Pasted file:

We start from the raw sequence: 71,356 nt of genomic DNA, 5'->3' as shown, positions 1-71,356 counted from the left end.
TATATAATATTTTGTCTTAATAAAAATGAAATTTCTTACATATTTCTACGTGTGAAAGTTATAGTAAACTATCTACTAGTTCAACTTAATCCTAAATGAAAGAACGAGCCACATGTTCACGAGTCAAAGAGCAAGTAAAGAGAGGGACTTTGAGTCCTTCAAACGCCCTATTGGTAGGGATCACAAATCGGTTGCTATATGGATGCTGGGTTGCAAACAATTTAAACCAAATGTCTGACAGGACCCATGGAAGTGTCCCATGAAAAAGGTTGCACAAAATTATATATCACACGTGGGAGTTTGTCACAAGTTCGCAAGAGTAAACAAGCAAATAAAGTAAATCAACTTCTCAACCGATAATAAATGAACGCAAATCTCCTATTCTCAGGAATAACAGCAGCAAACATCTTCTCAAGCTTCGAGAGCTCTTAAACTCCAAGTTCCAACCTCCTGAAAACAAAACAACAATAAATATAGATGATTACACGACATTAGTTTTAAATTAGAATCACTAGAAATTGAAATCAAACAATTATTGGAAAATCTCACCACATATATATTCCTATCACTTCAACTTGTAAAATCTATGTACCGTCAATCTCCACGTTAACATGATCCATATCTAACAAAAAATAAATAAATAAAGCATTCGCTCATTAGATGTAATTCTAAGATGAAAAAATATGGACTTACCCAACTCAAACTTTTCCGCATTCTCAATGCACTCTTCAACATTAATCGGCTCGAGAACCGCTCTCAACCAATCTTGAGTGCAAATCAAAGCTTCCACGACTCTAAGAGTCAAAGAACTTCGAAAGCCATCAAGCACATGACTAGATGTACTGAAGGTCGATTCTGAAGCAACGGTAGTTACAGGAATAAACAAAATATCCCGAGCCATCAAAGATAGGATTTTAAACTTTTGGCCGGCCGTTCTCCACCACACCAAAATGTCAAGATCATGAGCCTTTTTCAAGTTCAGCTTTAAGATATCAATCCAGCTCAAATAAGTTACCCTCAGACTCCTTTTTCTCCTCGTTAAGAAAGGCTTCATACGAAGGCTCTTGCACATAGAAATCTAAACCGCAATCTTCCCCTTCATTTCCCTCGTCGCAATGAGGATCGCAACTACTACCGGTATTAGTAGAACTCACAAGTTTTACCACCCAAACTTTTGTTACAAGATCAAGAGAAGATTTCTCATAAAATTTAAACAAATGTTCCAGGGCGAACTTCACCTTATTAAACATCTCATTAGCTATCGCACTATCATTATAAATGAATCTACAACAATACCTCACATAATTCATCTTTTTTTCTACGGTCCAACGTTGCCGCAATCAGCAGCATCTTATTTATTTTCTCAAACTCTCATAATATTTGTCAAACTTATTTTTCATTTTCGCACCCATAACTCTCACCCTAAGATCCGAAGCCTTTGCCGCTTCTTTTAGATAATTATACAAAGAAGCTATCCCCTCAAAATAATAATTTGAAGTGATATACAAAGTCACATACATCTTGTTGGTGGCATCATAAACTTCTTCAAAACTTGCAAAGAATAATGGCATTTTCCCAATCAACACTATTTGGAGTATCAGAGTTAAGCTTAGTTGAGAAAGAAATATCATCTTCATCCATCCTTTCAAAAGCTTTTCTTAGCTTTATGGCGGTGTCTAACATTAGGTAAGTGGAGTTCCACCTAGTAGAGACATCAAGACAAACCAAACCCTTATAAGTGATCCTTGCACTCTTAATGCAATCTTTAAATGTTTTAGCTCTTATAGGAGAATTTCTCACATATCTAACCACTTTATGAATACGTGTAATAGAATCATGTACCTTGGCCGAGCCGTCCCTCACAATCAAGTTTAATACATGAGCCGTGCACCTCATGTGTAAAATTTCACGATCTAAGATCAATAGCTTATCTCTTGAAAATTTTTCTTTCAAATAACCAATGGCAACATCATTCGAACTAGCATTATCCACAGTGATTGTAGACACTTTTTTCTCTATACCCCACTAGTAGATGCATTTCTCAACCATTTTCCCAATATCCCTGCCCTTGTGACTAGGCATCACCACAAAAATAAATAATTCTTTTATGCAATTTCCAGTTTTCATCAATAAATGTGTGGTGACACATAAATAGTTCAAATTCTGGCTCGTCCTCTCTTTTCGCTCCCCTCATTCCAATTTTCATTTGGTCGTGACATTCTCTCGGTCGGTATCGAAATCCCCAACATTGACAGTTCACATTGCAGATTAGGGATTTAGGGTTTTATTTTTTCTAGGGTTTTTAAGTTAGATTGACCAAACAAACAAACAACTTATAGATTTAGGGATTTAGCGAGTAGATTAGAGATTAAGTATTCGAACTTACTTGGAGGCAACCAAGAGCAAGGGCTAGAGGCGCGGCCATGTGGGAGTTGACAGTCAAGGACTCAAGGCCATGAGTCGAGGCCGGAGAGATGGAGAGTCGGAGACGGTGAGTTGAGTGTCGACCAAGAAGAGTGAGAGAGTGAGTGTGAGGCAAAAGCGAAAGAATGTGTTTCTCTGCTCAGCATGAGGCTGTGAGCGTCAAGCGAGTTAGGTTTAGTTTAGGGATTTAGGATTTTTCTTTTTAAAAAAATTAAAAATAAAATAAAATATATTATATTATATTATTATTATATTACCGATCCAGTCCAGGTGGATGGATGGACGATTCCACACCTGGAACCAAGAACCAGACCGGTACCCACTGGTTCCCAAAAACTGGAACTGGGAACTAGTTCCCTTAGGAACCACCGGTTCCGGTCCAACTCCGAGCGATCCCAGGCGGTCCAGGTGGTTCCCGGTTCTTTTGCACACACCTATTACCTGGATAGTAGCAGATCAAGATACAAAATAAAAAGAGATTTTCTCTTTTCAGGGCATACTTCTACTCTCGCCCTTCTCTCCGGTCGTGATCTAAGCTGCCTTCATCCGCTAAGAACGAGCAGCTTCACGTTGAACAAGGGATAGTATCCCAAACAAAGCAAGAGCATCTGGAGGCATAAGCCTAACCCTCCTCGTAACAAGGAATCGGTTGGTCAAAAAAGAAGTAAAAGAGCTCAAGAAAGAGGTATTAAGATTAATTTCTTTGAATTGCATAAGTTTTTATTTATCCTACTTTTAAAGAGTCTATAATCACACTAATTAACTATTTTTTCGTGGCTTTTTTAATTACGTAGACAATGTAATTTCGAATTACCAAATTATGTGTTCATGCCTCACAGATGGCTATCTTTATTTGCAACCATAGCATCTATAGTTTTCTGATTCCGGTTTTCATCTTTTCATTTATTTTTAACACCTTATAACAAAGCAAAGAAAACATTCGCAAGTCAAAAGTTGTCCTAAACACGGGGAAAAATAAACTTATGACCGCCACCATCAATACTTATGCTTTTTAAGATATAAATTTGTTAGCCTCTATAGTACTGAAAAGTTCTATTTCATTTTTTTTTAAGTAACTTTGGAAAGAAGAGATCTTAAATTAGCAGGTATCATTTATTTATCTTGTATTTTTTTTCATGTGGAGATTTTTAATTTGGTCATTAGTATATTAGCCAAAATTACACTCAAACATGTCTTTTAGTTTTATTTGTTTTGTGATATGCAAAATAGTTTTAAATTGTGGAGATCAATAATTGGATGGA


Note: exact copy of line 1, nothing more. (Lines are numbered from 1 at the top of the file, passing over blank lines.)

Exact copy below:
We start from the raw sequence: 71,356 nt of genomic DNA, 5'->3' as shown, positions 1-71,356 counted from the left end.